An incoming Tory government would be ready to put up taxes in order to get the UK's soaring deficit under control, Ken Clarke said today.
The shadow business secretary said it would be "folly" to rule out increases alongside reductions in public spending.
The comments came as David Cameron effectively kicked off the general election campaign, urging voters to make 2010 a "year for change".
He is expected to make an audacious raid on traditional Labour territory tomorrow by pledging to divert more money to healthcare in the UK's most deprived areas.
In an interview with the Sunday Telegraph, Mr Clarke - a former chancellor - said: "It's something that every Conservative tries to avoid but I didn't avoid it when I was getting us out of recession before (in the 1990s).
"Coming out of a recession when you have such a severe deficit, you can't rule out putting up taxes.
"If you can't get it down quickly enough, in order to maintain the confidence of the markets and to create conditions for growth and employment, then you may have to look at tax increases."
Asked specifically about VAT, which some observers expect the Tories to raise to 20% if they win power, Mr Clarke said: "When you're the most indebted country in the Western world... then you cannot start promising you are not ever going to start increasing taxation.
"We will try to avoid it, we'll minimise it if we have to by having proper control of public spending, which we haven't had in this country in the last 12 years."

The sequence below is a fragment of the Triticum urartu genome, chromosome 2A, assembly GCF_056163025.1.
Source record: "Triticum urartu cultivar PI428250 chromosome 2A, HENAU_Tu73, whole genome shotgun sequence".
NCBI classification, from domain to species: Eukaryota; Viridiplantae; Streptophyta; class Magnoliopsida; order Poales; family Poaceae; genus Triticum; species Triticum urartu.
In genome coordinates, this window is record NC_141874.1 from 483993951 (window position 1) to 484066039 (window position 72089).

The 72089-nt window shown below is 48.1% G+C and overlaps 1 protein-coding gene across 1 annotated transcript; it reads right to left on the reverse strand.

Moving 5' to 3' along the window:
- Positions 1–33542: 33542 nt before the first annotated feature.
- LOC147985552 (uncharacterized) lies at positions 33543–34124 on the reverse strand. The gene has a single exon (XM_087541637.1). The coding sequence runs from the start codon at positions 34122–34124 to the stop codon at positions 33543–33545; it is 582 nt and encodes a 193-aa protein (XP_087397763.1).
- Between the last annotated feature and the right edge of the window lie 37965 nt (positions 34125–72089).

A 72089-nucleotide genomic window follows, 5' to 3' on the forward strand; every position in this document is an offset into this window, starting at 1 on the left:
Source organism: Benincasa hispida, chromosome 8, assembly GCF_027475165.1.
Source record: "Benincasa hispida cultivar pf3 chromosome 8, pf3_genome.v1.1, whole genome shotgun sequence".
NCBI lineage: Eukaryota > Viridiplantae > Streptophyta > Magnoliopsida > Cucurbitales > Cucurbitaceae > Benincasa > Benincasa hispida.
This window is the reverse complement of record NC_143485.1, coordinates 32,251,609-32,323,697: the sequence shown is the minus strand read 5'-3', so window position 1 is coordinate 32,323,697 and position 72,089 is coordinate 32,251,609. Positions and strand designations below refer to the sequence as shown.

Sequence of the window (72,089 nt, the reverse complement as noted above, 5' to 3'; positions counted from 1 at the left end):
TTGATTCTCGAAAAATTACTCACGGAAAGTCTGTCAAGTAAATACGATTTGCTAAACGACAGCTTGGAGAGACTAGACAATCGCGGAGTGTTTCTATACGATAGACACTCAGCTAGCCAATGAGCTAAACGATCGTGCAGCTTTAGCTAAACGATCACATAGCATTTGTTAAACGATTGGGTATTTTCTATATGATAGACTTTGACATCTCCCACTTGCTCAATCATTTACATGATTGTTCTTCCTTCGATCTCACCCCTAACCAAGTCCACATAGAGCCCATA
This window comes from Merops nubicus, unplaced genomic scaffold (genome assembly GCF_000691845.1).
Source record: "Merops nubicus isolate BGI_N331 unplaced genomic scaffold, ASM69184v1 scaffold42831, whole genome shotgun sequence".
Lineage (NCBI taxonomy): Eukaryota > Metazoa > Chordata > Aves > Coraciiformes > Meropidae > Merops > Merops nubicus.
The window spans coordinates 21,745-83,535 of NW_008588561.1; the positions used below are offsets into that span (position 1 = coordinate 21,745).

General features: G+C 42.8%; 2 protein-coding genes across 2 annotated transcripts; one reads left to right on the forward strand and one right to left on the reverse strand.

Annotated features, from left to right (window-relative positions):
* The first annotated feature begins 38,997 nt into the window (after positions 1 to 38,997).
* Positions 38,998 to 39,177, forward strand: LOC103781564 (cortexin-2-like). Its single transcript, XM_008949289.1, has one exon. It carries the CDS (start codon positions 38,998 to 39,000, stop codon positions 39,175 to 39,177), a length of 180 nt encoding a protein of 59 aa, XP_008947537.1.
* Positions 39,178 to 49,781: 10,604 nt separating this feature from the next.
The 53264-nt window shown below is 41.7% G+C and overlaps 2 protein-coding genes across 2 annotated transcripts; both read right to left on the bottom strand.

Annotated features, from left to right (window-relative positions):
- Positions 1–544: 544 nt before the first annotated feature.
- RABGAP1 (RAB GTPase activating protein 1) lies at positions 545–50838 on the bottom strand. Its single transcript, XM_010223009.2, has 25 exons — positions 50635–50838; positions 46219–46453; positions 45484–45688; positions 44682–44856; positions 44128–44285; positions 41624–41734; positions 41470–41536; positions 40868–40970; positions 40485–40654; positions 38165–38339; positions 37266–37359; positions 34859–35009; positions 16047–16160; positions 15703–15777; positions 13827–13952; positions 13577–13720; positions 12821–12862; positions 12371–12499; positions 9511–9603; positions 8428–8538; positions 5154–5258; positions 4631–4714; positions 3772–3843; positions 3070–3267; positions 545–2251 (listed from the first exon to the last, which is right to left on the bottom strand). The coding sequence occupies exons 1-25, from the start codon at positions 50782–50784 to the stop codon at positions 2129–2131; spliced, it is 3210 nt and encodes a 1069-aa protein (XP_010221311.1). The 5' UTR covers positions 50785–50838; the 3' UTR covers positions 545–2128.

Mr Clarke also admitted that the Conservatives had much more to do to "seal the deal" with voters, and that Mr Cameron was having to "struggle" to get his message across.
He suggested that, while health spending would be ring-fenced by a Tory government, there could be significant savings in education.
In his speech in Oxfordshire yesterday, Mr Cameron struck a more positive note after his warnings over recent months that the country faces an era of economic "austerity".
"If we win this year's election Britain will be under new economic management," he said.
"We will send out the loudest signal that this country is back open for business and ready for investment."
He said a chapter of the Tories' draft election manifesto would be published tomorrow. According to the Observer, it will set out plans for diverting a higher share of NHS resources to services in run-down areas.
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